Kehoe v. State

Annotate this Case

521 So. 2d 1094 (1988)

James KEHOE, et al., Petitioners, v. STATE of Florida, Respondent.

No. 69814.

Supreme Court of Florida.

March 10, 1988.

*1095 Mark King Leban of the Law Offices of Mark King Leban, P.A., Miami, and Harry Gulkin, Fort Lauderdale, for petitioners.

Robert A. Butterworth, Atty. Gen., and Amy L. Diem and John W. Tiedemann, Asst. Attys. Gen., West Palm Beach, for respondent.

McDONALD, Chief Justice.

The decision of the district court in this case, State v. Kehoe, 498 So. 2d 560 (Fla. 4th DCA 1986), directly and expressly conflicts with a decision of another district court, Porchay v. State, 321 So. 2d 439 (Fla. 1st DCA 1975), disapproved on other grounds, Ensor v. State, 403 So. 2d 349 (Fla. 1981). We have jurisdiction. Art. V, ยง 3(b)(3), Fla. Const. We approve the result reached in Kehoe.

At 3:00 a.m., on October 14, 1984, Officer Williams observed a pickup truck, with an empty trailer attached, parked at an intersection near a motel in Deerfield Beach. Williams noticed that the license tag on the trailer was bent, but was readable nonetheless. At 5:45 a.m. Williams saw the same truck and trailer at a boat ramp in Pioneer Park with a white male (De Vivo) nearby. Although the park is open twenty-four hours a day, Williams became suspicious because of the hour.

At 7:00 a.m., as Williams' shift ended, vice officers Null and Hurt arrived in response to Williams' request. Williams then apprised Null and Hurt of the events stimulating his suspicion. At 7:55 a.m. Null saw a boat approaching, driven by Kehoe. The boat apparently had no registration number on its side. After carefully looking all around, Kehoe drove the boat onto the trailer and remained on board while De Vivo pulled the trailer from the boat ramp. Kehoe then climbed into the driver's seat and proceeded hastily out of the park. Null noted suspiciously that Kehoe did not pull the plug to allow water to drain from the boat or secure the boat before leaving. Furthermore, the back of the truck was loaded with rocks and bags of fertilizer which, according to Hurt, might be necessary to pull a heavy load up the ramp.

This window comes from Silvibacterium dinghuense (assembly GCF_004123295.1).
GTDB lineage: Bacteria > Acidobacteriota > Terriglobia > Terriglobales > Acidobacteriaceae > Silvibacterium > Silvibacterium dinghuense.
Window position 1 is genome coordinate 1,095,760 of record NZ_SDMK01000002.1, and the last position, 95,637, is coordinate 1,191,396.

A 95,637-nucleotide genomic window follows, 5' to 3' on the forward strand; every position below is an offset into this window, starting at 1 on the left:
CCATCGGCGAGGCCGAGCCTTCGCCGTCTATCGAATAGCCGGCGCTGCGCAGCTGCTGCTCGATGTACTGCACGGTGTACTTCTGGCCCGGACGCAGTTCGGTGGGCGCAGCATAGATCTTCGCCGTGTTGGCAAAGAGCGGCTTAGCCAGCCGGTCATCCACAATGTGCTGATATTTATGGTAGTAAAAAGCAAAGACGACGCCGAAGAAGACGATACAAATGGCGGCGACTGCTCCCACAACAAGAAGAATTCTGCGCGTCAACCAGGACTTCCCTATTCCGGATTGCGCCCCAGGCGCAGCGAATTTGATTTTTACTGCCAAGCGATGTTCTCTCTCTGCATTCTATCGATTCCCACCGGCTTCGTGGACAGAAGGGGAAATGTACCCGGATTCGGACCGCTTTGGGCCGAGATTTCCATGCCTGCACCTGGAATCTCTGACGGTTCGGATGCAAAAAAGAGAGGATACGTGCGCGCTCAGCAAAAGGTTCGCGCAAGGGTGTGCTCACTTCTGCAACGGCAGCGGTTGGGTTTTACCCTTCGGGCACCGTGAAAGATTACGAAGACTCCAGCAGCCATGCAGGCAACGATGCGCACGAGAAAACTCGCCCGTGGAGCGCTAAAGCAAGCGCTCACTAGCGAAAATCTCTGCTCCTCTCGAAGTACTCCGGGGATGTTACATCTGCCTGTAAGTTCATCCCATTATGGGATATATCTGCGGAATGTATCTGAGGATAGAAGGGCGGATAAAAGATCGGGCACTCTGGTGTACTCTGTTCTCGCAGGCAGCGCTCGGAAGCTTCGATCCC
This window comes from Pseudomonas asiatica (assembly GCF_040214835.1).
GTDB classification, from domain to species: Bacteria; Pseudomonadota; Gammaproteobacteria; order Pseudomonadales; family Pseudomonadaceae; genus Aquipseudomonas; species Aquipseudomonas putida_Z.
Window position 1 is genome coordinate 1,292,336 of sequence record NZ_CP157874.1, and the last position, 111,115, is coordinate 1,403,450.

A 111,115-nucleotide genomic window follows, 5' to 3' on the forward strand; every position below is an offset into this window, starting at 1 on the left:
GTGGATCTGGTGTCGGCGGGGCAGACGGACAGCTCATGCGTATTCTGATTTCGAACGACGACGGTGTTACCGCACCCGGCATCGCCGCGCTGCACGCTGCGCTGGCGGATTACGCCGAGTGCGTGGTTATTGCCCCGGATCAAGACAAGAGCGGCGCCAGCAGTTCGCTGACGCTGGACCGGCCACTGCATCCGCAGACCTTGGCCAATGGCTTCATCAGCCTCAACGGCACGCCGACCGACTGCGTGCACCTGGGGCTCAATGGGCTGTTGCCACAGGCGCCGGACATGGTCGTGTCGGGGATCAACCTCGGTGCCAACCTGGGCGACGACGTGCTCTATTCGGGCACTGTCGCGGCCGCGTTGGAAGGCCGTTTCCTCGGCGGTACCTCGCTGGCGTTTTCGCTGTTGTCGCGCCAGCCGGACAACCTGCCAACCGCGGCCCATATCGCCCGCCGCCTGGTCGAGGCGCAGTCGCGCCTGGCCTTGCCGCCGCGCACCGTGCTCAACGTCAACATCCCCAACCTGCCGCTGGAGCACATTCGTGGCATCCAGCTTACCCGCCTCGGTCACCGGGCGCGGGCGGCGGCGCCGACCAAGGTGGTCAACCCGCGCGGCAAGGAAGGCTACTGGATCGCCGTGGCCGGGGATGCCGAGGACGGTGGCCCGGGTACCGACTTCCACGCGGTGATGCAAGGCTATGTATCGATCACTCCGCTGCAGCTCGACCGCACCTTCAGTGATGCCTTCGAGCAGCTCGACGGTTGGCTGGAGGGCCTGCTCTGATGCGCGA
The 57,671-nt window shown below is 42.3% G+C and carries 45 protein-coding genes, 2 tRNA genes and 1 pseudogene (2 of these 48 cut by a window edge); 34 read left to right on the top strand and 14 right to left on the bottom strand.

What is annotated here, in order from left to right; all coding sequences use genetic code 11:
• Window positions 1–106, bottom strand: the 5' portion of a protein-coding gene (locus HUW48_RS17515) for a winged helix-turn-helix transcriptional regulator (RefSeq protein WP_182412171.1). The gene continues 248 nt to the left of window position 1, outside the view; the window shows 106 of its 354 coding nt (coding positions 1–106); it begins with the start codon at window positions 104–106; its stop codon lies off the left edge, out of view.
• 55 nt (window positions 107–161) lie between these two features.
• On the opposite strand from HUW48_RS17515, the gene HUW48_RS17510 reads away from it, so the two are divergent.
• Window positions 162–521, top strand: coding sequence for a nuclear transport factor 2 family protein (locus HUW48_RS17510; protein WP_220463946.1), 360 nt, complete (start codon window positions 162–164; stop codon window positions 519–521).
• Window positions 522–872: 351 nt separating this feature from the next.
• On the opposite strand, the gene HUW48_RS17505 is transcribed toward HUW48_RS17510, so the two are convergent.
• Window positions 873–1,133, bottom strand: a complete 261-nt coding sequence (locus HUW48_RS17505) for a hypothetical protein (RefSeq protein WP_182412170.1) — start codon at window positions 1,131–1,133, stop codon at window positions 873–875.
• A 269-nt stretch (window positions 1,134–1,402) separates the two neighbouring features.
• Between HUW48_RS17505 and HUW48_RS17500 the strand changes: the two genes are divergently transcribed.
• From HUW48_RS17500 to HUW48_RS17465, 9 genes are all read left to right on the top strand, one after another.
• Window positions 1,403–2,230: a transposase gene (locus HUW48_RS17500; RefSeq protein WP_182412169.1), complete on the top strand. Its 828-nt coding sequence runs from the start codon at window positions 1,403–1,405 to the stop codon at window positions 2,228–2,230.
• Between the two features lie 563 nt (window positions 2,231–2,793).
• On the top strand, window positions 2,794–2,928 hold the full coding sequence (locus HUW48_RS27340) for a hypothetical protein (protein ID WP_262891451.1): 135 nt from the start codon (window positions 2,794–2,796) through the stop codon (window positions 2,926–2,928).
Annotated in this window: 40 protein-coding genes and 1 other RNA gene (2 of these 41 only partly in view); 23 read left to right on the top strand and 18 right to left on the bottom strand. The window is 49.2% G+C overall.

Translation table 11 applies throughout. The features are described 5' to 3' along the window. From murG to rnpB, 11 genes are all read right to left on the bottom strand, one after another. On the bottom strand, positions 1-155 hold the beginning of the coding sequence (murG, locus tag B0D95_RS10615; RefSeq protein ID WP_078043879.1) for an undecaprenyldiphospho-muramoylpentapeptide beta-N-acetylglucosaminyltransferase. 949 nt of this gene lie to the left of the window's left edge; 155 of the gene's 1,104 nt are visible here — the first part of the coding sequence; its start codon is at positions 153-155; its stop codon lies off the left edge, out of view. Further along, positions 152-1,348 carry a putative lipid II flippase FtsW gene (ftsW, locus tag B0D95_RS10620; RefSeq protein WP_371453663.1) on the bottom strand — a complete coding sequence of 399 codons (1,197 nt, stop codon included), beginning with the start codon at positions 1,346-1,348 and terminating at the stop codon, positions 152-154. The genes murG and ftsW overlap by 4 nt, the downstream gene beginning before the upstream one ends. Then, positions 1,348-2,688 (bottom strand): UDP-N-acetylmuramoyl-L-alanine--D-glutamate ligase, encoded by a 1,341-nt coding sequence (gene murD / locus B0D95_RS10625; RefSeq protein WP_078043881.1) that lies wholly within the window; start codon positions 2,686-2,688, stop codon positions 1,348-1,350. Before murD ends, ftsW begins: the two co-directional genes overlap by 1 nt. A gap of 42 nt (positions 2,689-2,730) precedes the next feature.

As the truck left, Null notified Officer Dusenbery to stop the truck. Dusenbery observed the tag violation although he later admitted that he stopped the vehicle primarily because instructed to. When Null and Hurt arrived a few minutes later, they discovered over 1,000 pounds of cannabis in the boat.

The circuit court grunted Kehoe's motion to suppress. The fourth district reversed, holding (1) the cumulative effect of the defendants' activities created a "founded suspicion" of criminal activity, and (2) even if there had not been sufficient evidence of a "founded suspicion" to justify the stop, it could still be upheld as a valid traffic stop.

Police may stop and investigate a motor vehicle when there is a "founded" suspicion of criminal activity in the mind of the police officer. Lewis v. State, 337 So. 2d 1031 (Fla. 2d DCA 1976), cert. denied, 345 So. 2d 427 (Fla. 1977). See Terry v. Ohio, 392 U.S. 1, 88 S. Ct. 1868, 20 L. Ed. 2d 889 (1968). "A `founded suspicion' ... has some factual foundation in the circumstances observed by the officer, when those circumstances *1096 are interpreted in the light of the officer's knowledge." State v. Stevens, 354 So. 2d 1244, 1247 (Fla. 4th DCA 1978).

To determine if there were ample grounds to give the police officers a founded suspicion of criminal activity we look at the cumulative impact of the circumstances perceived by the officers. In this case, the unusually early hour at the ramp, the long wait for the boat, the lack of registration numbers on the boat, the heavy items in the back of the truck, the suspicious manner in which the boat was loaded onto the trailer and driven away without draining or securing it, cumulatively, were adequate to raise a founded suspicion of criminal activity. Although each act separately could evince alternative explanations, viewed cumulatively, one would draw the conclusion that Kehoe and De Vivo were engaged or about to be engaged in illegal activity. For this reason, it was permissible to stop the truck, look into the boat, and, upon seeing the marijuana, seize it.[*]

Although the evidence is admissible, we should resolve the conflict regarding Kehoe's second contention, i.e., whether the traffic stop was invalid as a pretext stop because the officers' actual motivation for detaining Kehoe and De Vivo was their suspicions of drug trafficking, not the bent tag. These two issues are interwoven. When the police realize that they lack a founded suspicion, they sometimes attempt to justify a stop on some obscure traffic violation.